YouTube's ad woes leave Alphabet reaching for the cloud

Google's parent company sees profits tumble by $1.5 billion, while Google Cloud betters analysts' forecasts and grows revenue by 44%.

Pádraig Belton, Contributor, Light Reading

April 27, 2022

4 Min Read
YouTube's ad woes leave Alphabet reaching for the cloud

It was not really the best of times for Alphabet CEO Sundar Pichai, as YouTube's struggle to attract advertisers led to a fall in profits of $1.5 billion from last year.

But Google Cloud's revenues, at least, bettered analysts' forecasts at $5.8 billion, as cloud continues to post throaty growth across the sector. And cloud revenue was up by 44% from a year before (though this was a nose slower than the 46% revenue growth posted by Microsoft's Azure).

Sundar Pichai called Google's cloud growth "strong," and said it reflected how both people and businesses were transforming their digital activities.

Figure 1: Outlook mixed: Google's parent company saw profits tumble by $1.5 billion, while Google Cloud bettered forecasts and grew revenue by 44%. (Source: Askar Karimullin/Alamy Stock Photo) Outlook mixed: Google's parent company saw profits tumble by $1.5 billion, while Google Cloud bettered forecasts and grew revenue by 44%.
(Source: Askar Karimullin/Alamy Stock Photo)

The cloud division, which former Oracle president Thomas Kurian has led since 2019, is still not quite making Alphabet any actual money, bear in mind. Though, it only lost $931 million in the quarter, a little less than a year ago, and finance chief Ruth Porat says Alphabet will "continue to invest aggressively in Cloud given the sizable market opportunity we see."

At the end of 2021, Alphabet had nudged up its share of the cloud market by a percent to 6%. But it still has some way to go to close the gap with Microsoft Azure's 20% and Amazon Web Services's 41%.

Meanwhile, open source advocates within Google Cloud just won an argument, with the company saying on Monday it will cede control of Istio, the last major component of the Kubernetes ecosystem to sit outside the Cloud Native Computing Foundation.

Cloudy weather

The company's biggest increases in headcount were again in cloud, in both technical and sales roles, says Porat.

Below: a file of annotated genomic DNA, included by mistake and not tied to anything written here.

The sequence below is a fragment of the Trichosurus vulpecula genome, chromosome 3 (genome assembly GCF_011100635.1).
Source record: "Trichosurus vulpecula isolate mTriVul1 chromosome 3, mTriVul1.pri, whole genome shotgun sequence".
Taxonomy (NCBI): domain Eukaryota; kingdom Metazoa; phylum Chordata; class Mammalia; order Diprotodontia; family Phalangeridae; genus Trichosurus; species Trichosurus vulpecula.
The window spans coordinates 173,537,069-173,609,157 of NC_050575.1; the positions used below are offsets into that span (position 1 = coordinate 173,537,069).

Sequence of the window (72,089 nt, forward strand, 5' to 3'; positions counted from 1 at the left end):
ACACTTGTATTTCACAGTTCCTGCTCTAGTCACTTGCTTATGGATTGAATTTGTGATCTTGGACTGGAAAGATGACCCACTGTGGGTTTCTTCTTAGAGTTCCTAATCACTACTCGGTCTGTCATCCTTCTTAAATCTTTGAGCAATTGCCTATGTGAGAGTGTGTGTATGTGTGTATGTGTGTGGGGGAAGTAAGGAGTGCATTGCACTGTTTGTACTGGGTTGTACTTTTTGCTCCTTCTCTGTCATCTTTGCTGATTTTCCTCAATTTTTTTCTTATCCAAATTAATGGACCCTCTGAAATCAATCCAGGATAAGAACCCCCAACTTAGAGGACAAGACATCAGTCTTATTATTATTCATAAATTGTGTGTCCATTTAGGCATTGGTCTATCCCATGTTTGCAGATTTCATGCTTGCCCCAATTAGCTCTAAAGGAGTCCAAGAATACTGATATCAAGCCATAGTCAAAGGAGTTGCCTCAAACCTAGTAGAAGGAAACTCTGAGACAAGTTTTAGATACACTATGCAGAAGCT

Looking forward, the majority of Google's 7,400 new staff will go into Google Cloud, and much of the company's recent $4 billion investment in new office space in New York, London, and Poland is set aside for cloud teams. It's promised a combined spending of $9.5 billion on new data centers and offices this year.

Buying cybersecurity company Mandiant for $5.4 billion, which the company announced in March, is also an attempt to bolster its cloud security chops. It shows Alphabet is "sparing no expense" to rival Microsoft and IBM in the enterprise cybersecurity space, says Omdia's Eric Parizo.

The Department of Justice recently requested more information about the purchase, but this does not yet mean it will seek to challenge it on antitrust grounds.

Alphabet soup

Cloud's clip of revenue growth is nearly double that of Google Search, up only 24%.

Nevertheless, search still remains a much bigger fish at $39.6 billion, making up 58% of its overall revenue. As pandemic travel restrictions have begun to loosen, there's been a boost from people searching for holiday flights and things to do on their travels, the company says.

It's YouTube which is the disappointing sibling at the moment. Its revenues from advertising rose by just 14% to $6.9 billion, below the $7.5 billion expected by analysts.

One reason was Russia's invasion of Ukraine, which has dampened advertising spending in Europe and also caused Alphabet to suspend the "vast majority of our commercial activities in Russia," says Porat.

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The bigger reason is TikTok is eating its lunch, causing YouTube's advertising revenue growth to decrease to 20% from 30% a year ago. This will put more pressure on Alphabet to show more progress with its YouTube Shorts product, intended to imitate the short-video format working so well for TikTok.

Even with the earnings miss, Alphabet is in a better place right now than much of the rest of Big Tech, says Bank of America analyst Justin Post in a research note.

Compared with the other tech giants, Pichai's company currently has "more earnings stability, more potential exposure to an ongoing rebound in local and travel verticals [and] evidence of artificial intelligence advantages across the product stack," says Post.

And even with YouTube's disappointments garnering the headlines today, Pichai can point to solid growth in his bread-and-butter search business, while doubling down in a longer-term cloud bet to improve his third-place share of a fast growing market.

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— Pádraig Belton, contributing editor, special to Light Reading

About the Author(s)

Pádraig Belton

Contributor, Light Reading

Contributor, Light Reading

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